More than 75 percent of the country's 5000 colleges and universities are expected to be partially or fully online this fall, and some are joining Rutgers and discounting fees.
Williams College is dropping tuition by 15%.
Johns Hopkins, Princeton, Georgetown, Spelman and Clark Atlanta University are cutting tuition by 10 percent, while other schools, such as USC, offered their students living at home grants for those choosing to study from home.
Interestingly enough, some students will be in residence halls at the campus, but their courses will be online.
But the majority of schools, from state schools like Temple University and the University of Massachusetts system, to elite private schools like Harvard and Stanford, are keeping tuition as is.
Are you surprised that we haven't seen more offer even a small tuition reduction?
I think universities have handled this about as well as they could possibly have handled it.
Universities have to balance their budgets.
Terry Hartle, an advocate for higher education, says ever since COVID-19, universities have lost millions.
Every institution of higher education in the country has suffered losses.
Room and board, international students, the hotel, the bookstore, all of those have just largely disappeared.
Experts also say higher education institutions are better equipped for online learning than K-through-12 schools, which could help drive down tuition costs.
It is time to lower costs and move education back to what it used to be.
But millions of college students, like Shreya, still feel deprived of campus life and depleted in their bank account.
I don't think the financial well-being of a billion-dollar institutions should be compared to the students who are severely struggling.
College sports are another matter entirely.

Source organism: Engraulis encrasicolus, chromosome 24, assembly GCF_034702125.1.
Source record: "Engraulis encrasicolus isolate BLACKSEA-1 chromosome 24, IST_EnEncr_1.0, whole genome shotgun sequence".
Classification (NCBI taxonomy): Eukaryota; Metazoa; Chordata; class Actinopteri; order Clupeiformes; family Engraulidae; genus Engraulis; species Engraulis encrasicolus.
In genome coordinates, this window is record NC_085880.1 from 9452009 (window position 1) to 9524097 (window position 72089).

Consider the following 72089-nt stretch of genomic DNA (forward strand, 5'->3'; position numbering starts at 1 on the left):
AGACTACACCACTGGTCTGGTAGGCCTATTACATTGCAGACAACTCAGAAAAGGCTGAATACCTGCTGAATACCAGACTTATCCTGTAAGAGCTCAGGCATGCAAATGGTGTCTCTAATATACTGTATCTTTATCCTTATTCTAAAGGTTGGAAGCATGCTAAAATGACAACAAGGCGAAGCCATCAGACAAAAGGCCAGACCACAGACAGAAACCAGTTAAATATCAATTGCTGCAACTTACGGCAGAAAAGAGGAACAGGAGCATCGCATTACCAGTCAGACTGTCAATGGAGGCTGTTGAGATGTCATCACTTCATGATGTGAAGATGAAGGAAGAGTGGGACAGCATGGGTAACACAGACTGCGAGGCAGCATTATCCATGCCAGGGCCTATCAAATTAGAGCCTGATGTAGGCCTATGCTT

Many schools still have unanswered questions about the upcoming college football season.
Performance arts have been affected.
New York City's Broadway theaters have been closed since March, and won't reopen again in 2020.
And what about symphony orchestras?
It's not just the challenge of keeping distance between audience members.
Always the idea has been that the musicians sit very close together so there is the maximum amount of contact.
The same for the audience to have this sort of intimate feeling.
As the performing arts attempt to safely return to concert venues around the world, much of the focus has been on distancing the audience.
But for an orchestra, distancing regulations can mean fewer musicians are allowed to take to the stage, sometimes in different layouts, and often performing to far less people.
When we add the distance between the players, of course, certain things change.
[Speaking French] Yes, we're distanced and it's different because for the ensemble, put simply, for the homogeneity.
According to the CDC, COVID-19 is thought to be a respiratory virus that mainly spreads when an infected person coughs, sneezes or even talks.
One study found that playing wind instruments might not spread as much of the person's breath as singing would.
But in an enclosed space like a concert hall, some preventative measures, like air conditioning or opening windows, aren't possible, and the players can't wear masks while performing.
So a risk of transmission still exists.
For now, in Paris, musicians playing wind instruments are being kept two meters apart, which puts them further apart than string players.
But it's not just musicians affected.
Audience numbers are half what they'd normally be, with spectators deliberately kept apart.
Live streaming has kept some musical groups connected with their audiences during lockdown, and even offers performances to those who can't get tickets.
But it does not compare to the experience of a live concert.
[10 out of 10]
Deer Creek Reservoir in North Central Utah is a popular spot for lakeside recreation.
But it was during that kind of recreation that a woman recently lost her wedding ring, which her husband had designed using her grandmother's diamond.
She offered 100 bucks for anyone who'd look.
And the Wasatch County search and rescue team spent days and dives trying to help.
Eventually, they did it.
They found the diamond in the reservoir, but they refused the reward.
A story with a great ring to it.
It's come full circle.
We're glad they were able to cut to the chase and carry it to the surface with the clarity of a mission that brings some great color to CNN 10.
I'm Carl Azuz and this show goes out to Grand Island Senior High School in Grand Island, Nebraska.